Friday, January 27, 2006

Guilty as Charged

Guilt. We’ve all felt it. My great-grandmother had a black belt in dishing it out. It hovers over you like a cloud, like Eeyore, wandering around the 100 Acre Wood getting a personal rain shower. I’ve tried to avoid guilt. I’ve always made the best decisions I could and not beat myself up over them. Lately, though, it seems hard to avoid.

I’m a person of many interests. I’ve never been one for physical activities or sports, but I can spend hours reading, drawing, painting, writing, cooking…that sort of thing. Lately I’ve started doing some scrapbooking and I dabble in a little home cosmetics sales. This is, of course, on top of my writing, my day job, being head chef and deck swabber.

Really, until about a year and a half ago, writing has been in the hobby category, the same as gardening or scrapbooking. I did whichever I felt like at the time, enjoying my diverse interests. If I didn’t write for three months, that was okay. I wasn’t in the mood. It was just a hobby. I would probably never get published anyway.

Fast forward to now. Writing has become as real a job as my day work. I try to do it every day. If I have free time, I dedicate it to my writing, the playground, Heart of Dixie, or reading and reviewing books for one of those. My life has become my writing with the pesky hours I’m forced to dedicate to my job and sleep carved out. I should feel blessed, I guess, since so many others struggle to find the precious moments to write.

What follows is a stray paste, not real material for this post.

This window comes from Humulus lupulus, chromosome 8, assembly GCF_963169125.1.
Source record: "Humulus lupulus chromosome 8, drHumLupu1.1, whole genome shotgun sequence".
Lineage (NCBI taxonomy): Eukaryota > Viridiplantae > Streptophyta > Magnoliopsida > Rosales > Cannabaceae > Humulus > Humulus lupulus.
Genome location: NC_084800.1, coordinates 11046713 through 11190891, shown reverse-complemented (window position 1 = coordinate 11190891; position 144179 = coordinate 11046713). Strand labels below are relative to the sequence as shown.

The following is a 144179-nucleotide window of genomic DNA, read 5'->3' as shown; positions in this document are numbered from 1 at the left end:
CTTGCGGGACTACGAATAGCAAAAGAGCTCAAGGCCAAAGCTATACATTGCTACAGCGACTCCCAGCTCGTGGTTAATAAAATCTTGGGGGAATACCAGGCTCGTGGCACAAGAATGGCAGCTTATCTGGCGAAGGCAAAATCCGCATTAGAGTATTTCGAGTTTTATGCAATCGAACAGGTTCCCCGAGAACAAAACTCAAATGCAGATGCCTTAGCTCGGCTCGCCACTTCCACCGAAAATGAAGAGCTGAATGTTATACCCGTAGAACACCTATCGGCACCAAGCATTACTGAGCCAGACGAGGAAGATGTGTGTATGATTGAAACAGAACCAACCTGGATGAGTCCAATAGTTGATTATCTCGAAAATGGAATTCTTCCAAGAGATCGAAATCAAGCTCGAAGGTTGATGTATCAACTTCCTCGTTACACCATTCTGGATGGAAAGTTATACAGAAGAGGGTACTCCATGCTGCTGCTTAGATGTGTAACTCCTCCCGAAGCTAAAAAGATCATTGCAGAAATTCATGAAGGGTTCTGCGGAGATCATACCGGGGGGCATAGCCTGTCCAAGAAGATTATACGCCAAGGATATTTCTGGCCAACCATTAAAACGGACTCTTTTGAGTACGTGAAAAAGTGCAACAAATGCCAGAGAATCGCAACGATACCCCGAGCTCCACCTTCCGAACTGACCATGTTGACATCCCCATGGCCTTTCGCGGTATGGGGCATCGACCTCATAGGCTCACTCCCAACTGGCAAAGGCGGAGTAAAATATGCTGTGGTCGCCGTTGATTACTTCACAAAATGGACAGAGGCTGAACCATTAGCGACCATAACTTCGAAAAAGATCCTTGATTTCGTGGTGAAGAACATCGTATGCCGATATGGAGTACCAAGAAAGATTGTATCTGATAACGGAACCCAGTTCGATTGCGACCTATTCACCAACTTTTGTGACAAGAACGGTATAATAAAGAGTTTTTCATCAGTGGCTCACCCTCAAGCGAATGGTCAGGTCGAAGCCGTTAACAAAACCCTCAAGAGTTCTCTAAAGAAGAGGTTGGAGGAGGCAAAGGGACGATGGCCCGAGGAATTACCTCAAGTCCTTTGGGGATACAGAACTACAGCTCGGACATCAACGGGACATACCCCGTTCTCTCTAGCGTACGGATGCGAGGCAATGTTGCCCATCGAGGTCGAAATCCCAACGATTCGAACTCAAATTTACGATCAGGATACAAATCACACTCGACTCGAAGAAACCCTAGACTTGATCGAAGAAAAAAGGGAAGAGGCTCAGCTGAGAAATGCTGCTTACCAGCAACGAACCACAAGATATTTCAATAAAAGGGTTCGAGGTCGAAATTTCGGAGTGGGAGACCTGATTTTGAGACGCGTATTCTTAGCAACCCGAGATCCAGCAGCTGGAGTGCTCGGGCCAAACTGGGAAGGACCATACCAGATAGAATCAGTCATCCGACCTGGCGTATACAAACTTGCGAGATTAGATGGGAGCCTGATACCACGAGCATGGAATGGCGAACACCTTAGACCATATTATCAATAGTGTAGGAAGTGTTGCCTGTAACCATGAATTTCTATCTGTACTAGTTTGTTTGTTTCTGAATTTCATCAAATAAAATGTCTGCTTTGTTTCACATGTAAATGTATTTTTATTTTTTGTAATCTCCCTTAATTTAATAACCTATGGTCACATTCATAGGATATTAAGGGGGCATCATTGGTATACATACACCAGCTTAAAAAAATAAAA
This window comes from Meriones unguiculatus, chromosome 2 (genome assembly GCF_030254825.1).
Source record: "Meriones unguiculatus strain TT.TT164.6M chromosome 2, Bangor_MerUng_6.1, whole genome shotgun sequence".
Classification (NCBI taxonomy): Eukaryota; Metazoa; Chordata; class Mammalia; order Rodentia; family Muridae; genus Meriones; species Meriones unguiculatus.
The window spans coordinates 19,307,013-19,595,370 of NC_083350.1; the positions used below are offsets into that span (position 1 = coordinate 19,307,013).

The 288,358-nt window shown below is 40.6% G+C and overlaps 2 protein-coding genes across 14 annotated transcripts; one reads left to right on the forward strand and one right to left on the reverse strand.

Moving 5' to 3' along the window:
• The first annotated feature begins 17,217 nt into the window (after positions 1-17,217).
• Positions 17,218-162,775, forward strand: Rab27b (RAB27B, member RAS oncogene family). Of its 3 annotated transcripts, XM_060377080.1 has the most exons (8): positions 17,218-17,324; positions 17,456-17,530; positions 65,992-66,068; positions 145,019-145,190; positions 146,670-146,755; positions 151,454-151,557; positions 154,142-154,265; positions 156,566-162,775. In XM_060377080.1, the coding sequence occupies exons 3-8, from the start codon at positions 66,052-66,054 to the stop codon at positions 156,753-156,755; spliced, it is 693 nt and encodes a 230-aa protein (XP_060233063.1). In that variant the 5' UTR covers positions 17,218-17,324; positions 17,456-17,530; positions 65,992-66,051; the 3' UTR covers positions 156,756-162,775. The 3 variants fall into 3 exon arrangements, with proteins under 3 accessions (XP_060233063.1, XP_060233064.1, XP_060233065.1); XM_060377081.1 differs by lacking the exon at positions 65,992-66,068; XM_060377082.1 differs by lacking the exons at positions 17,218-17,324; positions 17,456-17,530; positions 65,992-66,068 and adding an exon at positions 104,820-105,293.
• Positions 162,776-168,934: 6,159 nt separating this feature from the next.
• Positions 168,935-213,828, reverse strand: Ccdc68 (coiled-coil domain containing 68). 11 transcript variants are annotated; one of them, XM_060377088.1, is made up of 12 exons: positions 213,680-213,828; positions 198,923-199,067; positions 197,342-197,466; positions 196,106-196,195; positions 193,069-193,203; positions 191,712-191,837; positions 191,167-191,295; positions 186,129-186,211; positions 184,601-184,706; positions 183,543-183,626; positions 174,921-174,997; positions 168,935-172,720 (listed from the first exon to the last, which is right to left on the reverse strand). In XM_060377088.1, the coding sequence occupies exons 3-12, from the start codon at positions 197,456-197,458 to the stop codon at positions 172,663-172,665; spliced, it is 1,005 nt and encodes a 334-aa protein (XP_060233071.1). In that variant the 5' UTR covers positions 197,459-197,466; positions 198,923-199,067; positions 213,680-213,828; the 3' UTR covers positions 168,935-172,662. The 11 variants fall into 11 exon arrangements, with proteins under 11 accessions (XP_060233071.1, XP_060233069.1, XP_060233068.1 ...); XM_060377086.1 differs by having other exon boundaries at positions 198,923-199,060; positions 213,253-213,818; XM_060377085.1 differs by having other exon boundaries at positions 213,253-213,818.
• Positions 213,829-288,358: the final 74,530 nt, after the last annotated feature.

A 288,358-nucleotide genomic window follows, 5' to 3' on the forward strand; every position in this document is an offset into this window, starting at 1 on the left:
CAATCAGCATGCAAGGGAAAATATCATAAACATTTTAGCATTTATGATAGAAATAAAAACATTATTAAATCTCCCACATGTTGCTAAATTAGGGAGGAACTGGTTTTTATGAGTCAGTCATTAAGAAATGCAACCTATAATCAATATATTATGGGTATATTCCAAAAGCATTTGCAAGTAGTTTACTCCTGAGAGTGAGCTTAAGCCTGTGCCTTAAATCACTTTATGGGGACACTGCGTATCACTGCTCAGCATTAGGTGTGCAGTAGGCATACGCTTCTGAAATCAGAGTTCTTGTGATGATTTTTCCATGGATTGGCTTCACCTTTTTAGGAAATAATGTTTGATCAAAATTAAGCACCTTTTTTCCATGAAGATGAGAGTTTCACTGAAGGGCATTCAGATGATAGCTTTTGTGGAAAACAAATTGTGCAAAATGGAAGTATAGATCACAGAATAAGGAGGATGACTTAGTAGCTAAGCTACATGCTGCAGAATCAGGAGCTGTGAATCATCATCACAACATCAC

The problem, I guess, is that I miss my hobbies. I haven’t scrapbooked in months. I keep getting invitations for all day or weekend crops. Who has time for that? Spring is coming and the garden catalogs are flowing into my mailbox. I suck at gardening, but I try. It’s time consuming as well, something else I want to do, but don’t really have the space to fit it in. I have a copy of the latest Diana Gabaldon book in my bedroom that was loaned to me by Instigator like 3 months ago. If you’re familiar with these books, you know they’re like 1300 pages. I haven’t even read past the dustcover yet.

It really isn’t about time, I guess, but guilt. I feel guilty if I do something other than work on my writing. I used to feel guilty about reading even, but now I allow myself the chance to do that for book reviews, etc. I feel guilty scrapbooking when I know I should be writing. I feel guilty watching Project Runway or falling asleep on the couch watching Law & Order when I should be writing. I know I should have a life outside of my writing, but I feel I’m at such a pivotal career point, I need to focus on it entirely.